Breakthrough Patient Recruitment

: Electronic Medical Records: They’re Not Just for Doctors!

Electronic Medical Records: They’re Not Just for Doctors!

Content Specialist

When you think of medical records, you probably think of file folders at your doctor's office filled with his or her chicken-scratch handwriting--documents that are highly unlikely to be useful or relevant to you as a patient. A few years ago, you'd be right. Now, with the advent of electronic records, all that is slowly changing and we as patients have a lot to be excited about.

With the increased prevalence of digital data storage and Internet access, many health care practices are transitioning patient medical data out of traditional paper records and into searchable, digital formats. These electronic medical records (EMRs) and electronic health records (EHRs) make it easier for our doctors to provide us with better, more thorough care. They also improve our patient experience by facilitating communication with our doctors and allowing us to take a more informed, active role in our own health care.

Advantages of EMRs - Patient Perspective:

  • Transferrable, long-term data: When you see a new doctor, all of your current and past health information can easily be shared between your doctors, allowing each to make better, more informed decisions about your overall health care--not just the one issue they are being asked to treat.
  • Digital, responsive data: Digital data lends itself to the creation of online, patient-facing portals, which allow you to take a more active, informed role in your health care. Eventually, EMR programs will also have the ability to read data from devices like phones, pacemakers, and glucometers, allowing you and your doctor real-time insight into your health.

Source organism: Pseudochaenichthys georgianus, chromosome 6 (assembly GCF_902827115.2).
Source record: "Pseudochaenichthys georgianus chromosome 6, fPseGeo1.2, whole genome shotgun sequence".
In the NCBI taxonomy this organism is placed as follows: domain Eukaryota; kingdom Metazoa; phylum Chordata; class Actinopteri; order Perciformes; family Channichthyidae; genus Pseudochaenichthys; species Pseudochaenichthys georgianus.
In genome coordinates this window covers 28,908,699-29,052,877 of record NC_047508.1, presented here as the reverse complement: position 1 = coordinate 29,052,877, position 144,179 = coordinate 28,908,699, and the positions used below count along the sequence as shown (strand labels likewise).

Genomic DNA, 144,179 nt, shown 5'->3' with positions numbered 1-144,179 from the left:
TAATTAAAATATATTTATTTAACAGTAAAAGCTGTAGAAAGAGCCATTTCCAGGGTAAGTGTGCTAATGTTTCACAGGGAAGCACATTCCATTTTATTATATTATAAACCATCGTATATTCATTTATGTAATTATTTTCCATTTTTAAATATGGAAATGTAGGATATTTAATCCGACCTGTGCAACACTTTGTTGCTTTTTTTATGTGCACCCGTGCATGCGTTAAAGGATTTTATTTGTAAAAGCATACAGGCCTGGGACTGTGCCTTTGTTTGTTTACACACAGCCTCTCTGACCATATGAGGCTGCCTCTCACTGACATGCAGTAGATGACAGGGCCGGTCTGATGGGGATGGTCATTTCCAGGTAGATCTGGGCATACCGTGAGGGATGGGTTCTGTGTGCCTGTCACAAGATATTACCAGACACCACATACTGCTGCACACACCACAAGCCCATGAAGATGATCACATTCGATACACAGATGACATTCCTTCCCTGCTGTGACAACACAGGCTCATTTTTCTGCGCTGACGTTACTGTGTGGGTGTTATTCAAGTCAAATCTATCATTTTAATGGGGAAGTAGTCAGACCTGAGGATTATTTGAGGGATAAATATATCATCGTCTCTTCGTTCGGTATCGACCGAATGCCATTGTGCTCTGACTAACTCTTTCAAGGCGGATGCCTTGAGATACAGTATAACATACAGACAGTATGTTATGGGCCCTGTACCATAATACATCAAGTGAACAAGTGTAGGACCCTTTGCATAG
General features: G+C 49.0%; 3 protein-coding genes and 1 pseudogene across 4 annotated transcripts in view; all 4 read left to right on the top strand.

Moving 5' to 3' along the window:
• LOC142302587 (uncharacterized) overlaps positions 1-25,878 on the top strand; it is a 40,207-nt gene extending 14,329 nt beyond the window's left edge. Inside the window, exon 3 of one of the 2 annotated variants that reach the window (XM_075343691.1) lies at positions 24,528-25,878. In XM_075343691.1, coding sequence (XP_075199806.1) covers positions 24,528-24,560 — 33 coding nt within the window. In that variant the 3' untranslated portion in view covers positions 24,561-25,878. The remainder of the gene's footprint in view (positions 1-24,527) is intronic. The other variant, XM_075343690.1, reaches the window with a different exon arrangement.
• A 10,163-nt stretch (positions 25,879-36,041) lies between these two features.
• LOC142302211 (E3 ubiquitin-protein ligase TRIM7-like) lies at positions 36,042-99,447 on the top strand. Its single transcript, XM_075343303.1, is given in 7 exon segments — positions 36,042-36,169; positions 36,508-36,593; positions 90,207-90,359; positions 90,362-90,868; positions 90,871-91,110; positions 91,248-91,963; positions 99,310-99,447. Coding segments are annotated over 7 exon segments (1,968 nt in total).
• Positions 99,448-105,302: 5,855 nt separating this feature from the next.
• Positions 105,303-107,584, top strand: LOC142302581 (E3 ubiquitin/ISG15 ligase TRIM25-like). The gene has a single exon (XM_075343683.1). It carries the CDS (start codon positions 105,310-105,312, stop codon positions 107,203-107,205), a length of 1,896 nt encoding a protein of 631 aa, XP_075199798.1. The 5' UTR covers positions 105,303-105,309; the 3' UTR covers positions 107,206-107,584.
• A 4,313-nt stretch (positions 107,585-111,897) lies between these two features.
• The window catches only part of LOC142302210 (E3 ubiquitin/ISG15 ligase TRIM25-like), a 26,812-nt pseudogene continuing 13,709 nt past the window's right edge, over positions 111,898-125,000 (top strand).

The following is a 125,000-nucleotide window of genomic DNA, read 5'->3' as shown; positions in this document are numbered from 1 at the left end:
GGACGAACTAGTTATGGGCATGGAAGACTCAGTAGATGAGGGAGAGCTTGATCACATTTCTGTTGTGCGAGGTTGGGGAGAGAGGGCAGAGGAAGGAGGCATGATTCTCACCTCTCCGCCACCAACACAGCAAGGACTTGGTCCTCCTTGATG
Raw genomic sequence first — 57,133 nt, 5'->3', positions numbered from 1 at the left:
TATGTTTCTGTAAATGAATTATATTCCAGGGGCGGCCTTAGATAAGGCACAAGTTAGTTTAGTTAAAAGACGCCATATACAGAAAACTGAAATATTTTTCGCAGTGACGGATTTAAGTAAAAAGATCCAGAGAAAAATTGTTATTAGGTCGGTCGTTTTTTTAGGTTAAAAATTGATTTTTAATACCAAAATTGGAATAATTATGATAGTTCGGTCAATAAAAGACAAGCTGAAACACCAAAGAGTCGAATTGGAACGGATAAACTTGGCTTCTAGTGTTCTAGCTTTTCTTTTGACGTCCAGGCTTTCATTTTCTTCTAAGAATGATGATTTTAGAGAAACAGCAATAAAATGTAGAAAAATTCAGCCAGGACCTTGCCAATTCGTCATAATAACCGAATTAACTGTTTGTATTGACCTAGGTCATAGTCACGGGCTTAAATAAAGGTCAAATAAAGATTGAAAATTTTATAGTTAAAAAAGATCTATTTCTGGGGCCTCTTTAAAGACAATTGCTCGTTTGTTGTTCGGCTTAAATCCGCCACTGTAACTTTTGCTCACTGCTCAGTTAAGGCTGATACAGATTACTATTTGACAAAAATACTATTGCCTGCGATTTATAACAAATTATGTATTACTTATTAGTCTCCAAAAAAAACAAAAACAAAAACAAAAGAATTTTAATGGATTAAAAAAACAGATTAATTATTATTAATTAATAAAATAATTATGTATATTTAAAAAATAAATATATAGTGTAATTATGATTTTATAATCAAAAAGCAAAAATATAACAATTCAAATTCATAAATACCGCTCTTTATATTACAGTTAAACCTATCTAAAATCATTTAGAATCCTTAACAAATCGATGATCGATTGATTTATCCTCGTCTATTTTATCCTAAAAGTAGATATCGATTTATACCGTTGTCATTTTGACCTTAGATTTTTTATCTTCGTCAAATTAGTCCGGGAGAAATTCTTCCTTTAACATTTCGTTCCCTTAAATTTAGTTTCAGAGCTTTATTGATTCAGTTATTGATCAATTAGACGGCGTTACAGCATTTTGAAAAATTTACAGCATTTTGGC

Advantages of EMRs - Health Care Provider Perspective:

  • Searchable, dynamic data: Health care providers can filter or search for relevant records based on specific criteria, helping the practice more readily monitor its patient population over time and identify areas of concern, such as a patient who is overdue for a checkup and needs to be contacted.
  • Freed up time and space: Records can be stored digitally and automatically updated, which frees up physical storage space and saves time on data entry.

Although it shows promise, there remain complications associated with effective implementation of EMR technologies. For example, data accuracy, security, and compatibility continue to cause issues with widespread execution. To mitigate these concerns, the U.S. government is working closely with the medical community to establish universal standards for EMR systems, including built-in auditing features, data coding standards, and other checks and balances designed to ensure data integrity and compatibility across all EMR programs--even those from competing software manufacturers.

With the right regulatory systems, standards, and polices in place, EMR technologies have the potential to change the face of health care, both for doctors and patients.

In the words of Dr. Kaveh Safavi, M.D., Accenture's Managing Director of Global Health Business, implementation of EMR means, "Patients can actually begin to care for themselves--relieve the burden of the delivery system and get a better result. That's truly workforce reimagined, because now you've made the patient part of their own care-giving team, and the technology makes it possible."

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